The outbreak of measles and rubella – also known as German measles or three-day measles – during the months of August to November over the past four years has prompted the Ministry of Health and Social Services to conduct a mass vaccination campaign in July.
Statistics from the health ministry indicate that at least 1 071 cases of measles and Rubella were recorded between January 2011 and August 2015 at health facilities countrywide.
Selma Robert, the national surveillance officer in the Ministry of Health and Social Services, explained that a new dose of measles vaccine against the two diseases will be given to people between the ages of nine months and 39 years old.
She said since 2011 there has been a seasonal trend of measles and Rubella outbreaks, between August and November. During this time there many cases of this nature are reported, partly because it of the warmer temperatures, she explained.
From August to December 2011, 969 cases of measles and rubella were recorded countrywide. In 2012, 484 cases of measles rubella cases were recorded. During the same period in 2013 no less than 1 220 cases of measles and rubella were recorded.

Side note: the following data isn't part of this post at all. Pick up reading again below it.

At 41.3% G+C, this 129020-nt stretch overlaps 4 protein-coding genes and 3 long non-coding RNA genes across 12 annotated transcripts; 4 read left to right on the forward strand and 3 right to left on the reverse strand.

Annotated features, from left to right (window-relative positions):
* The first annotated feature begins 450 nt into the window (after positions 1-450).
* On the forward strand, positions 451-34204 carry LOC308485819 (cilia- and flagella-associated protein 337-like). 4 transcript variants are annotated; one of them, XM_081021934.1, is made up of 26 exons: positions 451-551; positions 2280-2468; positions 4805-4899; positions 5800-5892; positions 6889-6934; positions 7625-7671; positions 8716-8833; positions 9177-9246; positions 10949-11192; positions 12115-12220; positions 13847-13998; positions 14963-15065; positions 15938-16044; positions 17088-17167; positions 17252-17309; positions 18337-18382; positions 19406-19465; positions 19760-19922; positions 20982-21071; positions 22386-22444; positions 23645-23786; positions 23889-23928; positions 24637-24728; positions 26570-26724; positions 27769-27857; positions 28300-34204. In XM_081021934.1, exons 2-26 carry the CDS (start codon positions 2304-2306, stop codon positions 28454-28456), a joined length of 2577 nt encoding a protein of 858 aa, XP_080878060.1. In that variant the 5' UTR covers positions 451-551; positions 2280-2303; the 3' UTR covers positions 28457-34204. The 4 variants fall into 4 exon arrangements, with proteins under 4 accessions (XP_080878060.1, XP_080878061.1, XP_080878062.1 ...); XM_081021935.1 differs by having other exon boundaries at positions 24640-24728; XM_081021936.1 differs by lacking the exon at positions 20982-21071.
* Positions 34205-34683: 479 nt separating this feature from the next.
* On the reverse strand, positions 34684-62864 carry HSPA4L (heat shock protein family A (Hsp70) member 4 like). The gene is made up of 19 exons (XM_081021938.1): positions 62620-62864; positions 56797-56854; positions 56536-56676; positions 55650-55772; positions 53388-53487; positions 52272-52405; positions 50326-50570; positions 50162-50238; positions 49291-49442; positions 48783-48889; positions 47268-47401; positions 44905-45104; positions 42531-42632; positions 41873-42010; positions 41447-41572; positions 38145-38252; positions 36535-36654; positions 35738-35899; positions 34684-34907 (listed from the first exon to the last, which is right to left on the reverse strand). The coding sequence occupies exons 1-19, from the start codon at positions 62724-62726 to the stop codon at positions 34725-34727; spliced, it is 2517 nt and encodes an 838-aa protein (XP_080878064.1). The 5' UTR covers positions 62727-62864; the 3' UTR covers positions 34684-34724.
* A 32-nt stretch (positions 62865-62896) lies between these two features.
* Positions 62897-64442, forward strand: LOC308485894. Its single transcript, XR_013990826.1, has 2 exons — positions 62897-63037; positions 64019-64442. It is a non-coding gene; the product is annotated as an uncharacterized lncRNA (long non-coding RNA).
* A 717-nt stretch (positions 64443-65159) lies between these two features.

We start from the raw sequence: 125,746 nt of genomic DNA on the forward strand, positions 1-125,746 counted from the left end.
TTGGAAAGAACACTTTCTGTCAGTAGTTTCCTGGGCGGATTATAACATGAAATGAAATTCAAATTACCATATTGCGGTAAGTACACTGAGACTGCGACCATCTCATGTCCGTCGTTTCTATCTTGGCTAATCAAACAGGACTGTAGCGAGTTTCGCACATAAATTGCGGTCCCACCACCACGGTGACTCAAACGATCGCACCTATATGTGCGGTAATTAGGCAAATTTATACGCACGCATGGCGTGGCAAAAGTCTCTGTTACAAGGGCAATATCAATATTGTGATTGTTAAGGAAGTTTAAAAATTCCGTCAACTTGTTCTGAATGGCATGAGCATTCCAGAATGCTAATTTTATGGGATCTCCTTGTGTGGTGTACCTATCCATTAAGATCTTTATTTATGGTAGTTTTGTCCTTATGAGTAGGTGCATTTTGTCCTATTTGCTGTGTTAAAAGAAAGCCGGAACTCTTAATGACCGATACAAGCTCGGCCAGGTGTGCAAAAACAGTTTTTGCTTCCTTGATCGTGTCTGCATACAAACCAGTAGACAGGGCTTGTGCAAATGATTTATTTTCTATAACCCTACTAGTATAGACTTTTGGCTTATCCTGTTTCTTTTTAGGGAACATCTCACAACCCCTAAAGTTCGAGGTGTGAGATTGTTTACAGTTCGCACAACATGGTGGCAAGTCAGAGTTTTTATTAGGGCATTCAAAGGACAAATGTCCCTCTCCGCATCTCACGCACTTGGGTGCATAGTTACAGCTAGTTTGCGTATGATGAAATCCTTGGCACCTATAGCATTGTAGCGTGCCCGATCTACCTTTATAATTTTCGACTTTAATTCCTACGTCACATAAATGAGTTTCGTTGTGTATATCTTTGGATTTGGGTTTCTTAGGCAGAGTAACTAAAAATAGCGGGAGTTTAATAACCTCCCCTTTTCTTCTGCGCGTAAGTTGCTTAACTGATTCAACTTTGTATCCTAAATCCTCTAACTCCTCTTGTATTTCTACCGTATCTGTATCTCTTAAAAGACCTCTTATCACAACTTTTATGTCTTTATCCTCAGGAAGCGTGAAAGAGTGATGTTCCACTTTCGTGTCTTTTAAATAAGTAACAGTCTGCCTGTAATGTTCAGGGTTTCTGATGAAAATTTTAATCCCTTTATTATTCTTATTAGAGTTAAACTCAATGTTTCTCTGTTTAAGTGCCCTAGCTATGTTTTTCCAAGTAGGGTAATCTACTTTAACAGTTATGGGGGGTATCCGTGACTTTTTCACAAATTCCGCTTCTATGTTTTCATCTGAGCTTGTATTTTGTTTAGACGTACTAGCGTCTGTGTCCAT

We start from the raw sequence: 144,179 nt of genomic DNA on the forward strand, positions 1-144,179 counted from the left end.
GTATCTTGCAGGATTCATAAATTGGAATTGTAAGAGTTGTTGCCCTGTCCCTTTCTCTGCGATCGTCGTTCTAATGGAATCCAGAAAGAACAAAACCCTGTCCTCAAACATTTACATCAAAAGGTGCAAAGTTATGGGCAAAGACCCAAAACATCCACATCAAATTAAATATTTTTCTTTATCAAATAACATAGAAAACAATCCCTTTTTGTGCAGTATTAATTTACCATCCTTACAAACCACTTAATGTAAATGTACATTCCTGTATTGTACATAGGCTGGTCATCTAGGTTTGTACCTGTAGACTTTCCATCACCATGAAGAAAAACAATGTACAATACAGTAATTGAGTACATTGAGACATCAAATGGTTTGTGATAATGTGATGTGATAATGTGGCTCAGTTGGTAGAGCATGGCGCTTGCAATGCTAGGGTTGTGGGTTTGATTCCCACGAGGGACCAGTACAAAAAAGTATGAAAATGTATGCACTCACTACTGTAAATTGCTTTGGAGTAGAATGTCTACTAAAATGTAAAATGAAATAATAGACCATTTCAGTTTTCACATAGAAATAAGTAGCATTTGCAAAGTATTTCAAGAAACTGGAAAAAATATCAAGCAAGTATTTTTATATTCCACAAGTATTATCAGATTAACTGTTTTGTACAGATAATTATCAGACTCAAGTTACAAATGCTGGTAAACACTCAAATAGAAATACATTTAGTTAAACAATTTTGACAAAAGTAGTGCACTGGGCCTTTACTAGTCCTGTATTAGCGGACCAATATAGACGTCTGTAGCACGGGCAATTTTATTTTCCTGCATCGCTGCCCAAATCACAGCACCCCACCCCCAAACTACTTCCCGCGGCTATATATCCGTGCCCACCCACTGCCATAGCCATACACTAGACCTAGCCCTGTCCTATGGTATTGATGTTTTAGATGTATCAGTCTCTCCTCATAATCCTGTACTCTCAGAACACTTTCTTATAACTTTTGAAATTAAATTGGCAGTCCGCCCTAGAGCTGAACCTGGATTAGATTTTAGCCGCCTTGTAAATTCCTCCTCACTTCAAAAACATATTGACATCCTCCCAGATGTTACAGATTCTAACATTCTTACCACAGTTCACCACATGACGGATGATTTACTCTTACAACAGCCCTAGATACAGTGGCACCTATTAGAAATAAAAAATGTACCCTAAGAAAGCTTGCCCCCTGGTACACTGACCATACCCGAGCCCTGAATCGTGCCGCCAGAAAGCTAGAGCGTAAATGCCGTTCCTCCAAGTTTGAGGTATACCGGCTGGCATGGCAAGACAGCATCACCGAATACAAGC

Over the same period in 2014 around 2 424 cases of measles and rubella were recorded, while available statistics for August last year show that 214 cases were recorded during that period.
Robert stressed, however, that cases of measles and rubella are reported throughout the year. The entire country is affected, but for some reason these cases have been reported more frequently in areas such as Windhoek, Rehoboth, Walvis Bay and Engela, added Robert.
“Last year there was a big outbreak of measles and rubella in most districts,” she said. “The infection happens during that time because it’s hot and the transmission is more,” she added, noting that in informal settlements there are likely to be many cases, because they tend to be highly populated. Hygiene and sanitation are also likely to contribute to the infection rate.
Vaccination will take place from July 11 until 26 countrywide. Outreach teams will travel to schools and tertiary institutions, but vaccination will also be administered at public health facilities.